Propaganda & Mystery
I found an odd – and slightly disturbing – postcard amongst my family history collection this week while searching for something else. I also discovered yet another mystery aunt! (see Who's the mystery aunt?) This time, though, I was able to identify who she was, I’m pleased to say.
My granddad – Ernest George Shelley born in 1897, never known as Ernest, only ever as George – was for a time in the Boys Brigade – the first voluntary uniformed youth movement in the world, according to their website. It was established in 1883 and is still active today.
I have this photograph of George, resplendent in his Boys Brigade uniform (on the left). The photo is undated, unfortunately, though I guess he’d be in his early teens.
At some point George changed his allegiance to the scouting movement, as indicated by the right hand photograph of him in his scout uniform. Although, I suppose it’s possible he was a member of both organisations at the same time.
The postcard which I came across had a drawing on the front of a young man dressed in scouting uniform, similar to that of George above. It was addressed to Master George Shelley and signed, Auntie Annie.
The only Auntie Annie I knew about on this side of the family was my Great-aunt Annie, (Mary Ann) the eldest sister of my grandmother Edith, George’s future wife. So it clearly wasn’t her!
George’s father, also called George, was illegitimate and was brought up as an only child (it’s not quite as straight forward as that, but let’s stick with it for the purposes of this story) so my granddad had no aunts or uncles on his father’s side. On his mother’s side, however, there was potential.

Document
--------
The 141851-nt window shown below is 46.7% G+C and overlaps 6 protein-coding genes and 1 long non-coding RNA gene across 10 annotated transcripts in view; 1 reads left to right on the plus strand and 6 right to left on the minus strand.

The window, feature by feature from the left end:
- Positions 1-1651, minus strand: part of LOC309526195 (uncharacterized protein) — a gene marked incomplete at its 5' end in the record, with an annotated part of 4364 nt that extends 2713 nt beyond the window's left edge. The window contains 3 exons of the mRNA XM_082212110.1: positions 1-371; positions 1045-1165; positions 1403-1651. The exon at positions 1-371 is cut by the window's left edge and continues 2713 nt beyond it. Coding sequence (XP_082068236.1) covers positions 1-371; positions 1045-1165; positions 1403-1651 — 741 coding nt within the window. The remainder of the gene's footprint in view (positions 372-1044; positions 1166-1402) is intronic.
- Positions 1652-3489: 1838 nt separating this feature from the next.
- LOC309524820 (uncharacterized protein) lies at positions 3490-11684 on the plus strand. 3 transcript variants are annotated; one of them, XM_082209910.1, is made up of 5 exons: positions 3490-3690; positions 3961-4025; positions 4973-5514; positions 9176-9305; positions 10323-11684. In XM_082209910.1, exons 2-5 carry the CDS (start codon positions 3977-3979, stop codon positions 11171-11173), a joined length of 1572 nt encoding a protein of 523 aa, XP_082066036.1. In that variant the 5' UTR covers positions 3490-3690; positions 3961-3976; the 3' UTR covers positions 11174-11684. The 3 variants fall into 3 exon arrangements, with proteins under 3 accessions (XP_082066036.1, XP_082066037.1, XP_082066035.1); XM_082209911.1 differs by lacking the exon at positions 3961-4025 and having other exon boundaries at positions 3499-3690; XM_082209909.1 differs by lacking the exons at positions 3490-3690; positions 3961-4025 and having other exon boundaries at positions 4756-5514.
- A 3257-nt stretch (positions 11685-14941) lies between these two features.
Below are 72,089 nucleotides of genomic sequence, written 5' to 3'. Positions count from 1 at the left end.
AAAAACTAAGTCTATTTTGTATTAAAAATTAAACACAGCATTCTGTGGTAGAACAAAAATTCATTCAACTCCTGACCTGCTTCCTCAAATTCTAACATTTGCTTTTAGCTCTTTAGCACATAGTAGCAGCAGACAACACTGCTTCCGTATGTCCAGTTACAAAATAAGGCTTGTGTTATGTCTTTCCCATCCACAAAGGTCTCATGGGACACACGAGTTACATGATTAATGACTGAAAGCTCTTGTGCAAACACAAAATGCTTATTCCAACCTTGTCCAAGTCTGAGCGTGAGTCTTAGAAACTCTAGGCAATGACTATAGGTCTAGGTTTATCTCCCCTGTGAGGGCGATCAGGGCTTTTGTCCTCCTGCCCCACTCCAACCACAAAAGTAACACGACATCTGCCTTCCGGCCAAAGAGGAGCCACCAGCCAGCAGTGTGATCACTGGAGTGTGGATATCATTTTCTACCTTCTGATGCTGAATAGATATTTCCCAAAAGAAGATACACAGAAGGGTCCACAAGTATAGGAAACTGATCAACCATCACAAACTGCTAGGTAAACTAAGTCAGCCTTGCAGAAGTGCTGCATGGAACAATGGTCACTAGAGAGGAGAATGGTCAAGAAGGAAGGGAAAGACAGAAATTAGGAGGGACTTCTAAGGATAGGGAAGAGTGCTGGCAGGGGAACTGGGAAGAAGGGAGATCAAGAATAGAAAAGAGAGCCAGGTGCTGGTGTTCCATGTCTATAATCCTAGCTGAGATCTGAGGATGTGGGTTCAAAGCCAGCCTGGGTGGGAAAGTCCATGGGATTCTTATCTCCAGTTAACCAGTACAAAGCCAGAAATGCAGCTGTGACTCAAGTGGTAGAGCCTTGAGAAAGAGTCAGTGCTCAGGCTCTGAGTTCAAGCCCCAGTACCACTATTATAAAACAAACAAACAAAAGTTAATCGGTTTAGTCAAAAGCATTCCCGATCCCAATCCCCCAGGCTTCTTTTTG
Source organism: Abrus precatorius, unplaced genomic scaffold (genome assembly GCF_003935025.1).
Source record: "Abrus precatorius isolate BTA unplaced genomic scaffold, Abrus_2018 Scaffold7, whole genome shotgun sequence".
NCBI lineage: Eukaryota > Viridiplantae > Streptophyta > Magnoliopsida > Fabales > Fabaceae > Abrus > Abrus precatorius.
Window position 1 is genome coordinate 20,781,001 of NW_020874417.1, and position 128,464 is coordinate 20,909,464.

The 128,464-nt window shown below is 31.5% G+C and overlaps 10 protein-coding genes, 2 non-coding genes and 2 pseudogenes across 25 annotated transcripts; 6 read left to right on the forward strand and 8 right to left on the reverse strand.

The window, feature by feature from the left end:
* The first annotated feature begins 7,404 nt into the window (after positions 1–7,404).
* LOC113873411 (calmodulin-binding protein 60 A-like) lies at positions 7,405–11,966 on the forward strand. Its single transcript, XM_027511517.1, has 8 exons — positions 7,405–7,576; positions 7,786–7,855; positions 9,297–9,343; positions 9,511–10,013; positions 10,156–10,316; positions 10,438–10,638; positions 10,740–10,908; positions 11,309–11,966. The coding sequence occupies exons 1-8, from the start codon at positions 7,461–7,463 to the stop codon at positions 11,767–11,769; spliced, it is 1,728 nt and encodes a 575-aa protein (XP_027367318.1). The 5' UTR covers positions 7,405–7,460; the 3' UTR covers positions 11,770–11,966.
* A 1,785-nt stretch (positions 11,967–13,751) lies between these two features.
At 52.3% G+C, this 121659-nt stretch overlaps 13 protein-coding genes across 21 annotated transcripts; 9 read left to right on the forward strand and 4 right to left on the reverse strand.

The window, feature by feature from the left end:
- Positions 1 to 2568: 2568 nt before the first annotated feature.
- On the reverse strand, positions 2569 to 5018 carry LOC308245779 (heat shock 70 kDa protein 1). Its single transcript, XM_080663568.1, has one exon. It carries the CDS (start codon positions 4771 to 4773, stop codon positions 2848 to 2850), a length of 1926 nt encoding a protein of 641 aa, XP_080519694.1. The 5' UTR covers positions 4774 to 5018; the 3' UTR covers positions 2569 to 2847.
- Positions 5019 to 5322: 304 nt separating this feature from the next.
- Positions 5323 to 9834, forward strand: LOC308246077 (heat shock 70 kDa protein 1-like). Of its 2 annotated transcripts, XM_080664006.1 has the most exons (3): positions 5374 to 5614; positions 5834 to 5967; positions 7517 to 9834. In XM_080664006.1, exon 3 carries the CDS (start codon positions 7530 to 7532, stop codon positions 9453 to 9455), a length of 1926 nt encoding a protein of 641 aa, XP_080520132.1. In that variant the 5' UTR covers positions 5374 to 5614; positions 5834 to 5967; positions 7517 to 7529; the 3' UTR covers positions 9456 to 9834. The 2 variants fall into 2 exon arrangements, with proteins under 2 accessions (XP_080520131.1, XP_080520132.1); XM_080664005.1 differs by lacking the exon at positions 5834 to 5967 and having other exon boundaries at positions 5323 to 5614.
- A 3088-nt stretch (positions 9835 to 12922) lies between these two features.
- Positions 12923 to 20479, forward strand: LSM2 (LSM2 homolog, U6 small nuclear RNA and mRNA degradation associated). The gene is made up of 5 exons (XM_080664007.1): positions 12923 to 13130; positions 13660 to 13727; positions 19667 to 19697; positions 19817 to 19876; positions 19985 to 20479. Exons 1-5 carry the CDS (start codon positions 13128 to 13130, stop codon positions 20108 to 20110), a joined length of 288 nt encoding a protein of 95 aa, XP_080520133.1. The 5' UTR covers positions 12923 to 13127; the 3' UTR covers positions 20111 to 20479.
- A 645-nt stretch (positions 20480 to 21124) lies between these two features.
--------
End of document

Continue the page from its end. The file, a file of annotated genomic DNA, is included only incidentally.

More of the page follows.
My grandfather’s mother Jane was born Jane Williams in 1861 in Little Witley, Worcestershire, before her mother Eleanor married Jane's step-father James Hick (sometimes recorded Hicks). Jane took on the surname Hicks at some point and I’ve always suspected James may be her biological father, as he was the family lodger at the time she was born. But that's an investigation for another day!
I’d never researched Jane’s siblings (or perhaps I should say half siblings, until I’ve proved my theory about James) and wondered if there was an Annie amongst them. There wasn’t – her only sister had been named Eleanor, after Jane’s mother. But Jane did have three brothers – James, Ernest and Josiah. Mmm…just a thought... Was my grandfather named after Jane’s brother Ernest, I’m thinking? I’ve always wondered where the name came from. But I digress…
Back to finding Auntie Annie…
To cut long story short, I tracked Jane’s youngest brother, Josiah, to Hyde Park Gardens, London, where he was working as a groom. And discovered that in 1893 Josiah got married – to Annie Dean. Tah-dah!
So, let’s return to the postcard and Auntie Annie’s message, which reads:
Dear George, I hope you are well. I suppose you have turned into a soldier and if you have I wish you the best of good luck and a jolly Good Christmas. Auntie Annie.
You may have spotted the post mark date, 24th December 1914. Now take a look at the words underneath the image on the front!
Annie seems to be teasing “Master George” (who’d be 17 years old in December 1914), suggesting he saw himself as a soldier because he was a boy scout. Given what we know now of the horrors which were to come, her jovial tone feels a little uncomfortable. But perhaps she was still under the misapprehension that the “little skirmish” with the Germans was going to be “all over by Christmas”? (Unlikely, given it was already Christmas Eve!)
George did join up and become a soldier, but not for another 4 years, towards the end of WWI, serving with the Sherwood Foresters and South Staffordshire regiments.
And I’m sure Auntie Annie would have been as relieved as the rest of the family when her soldier nephew returned home safely.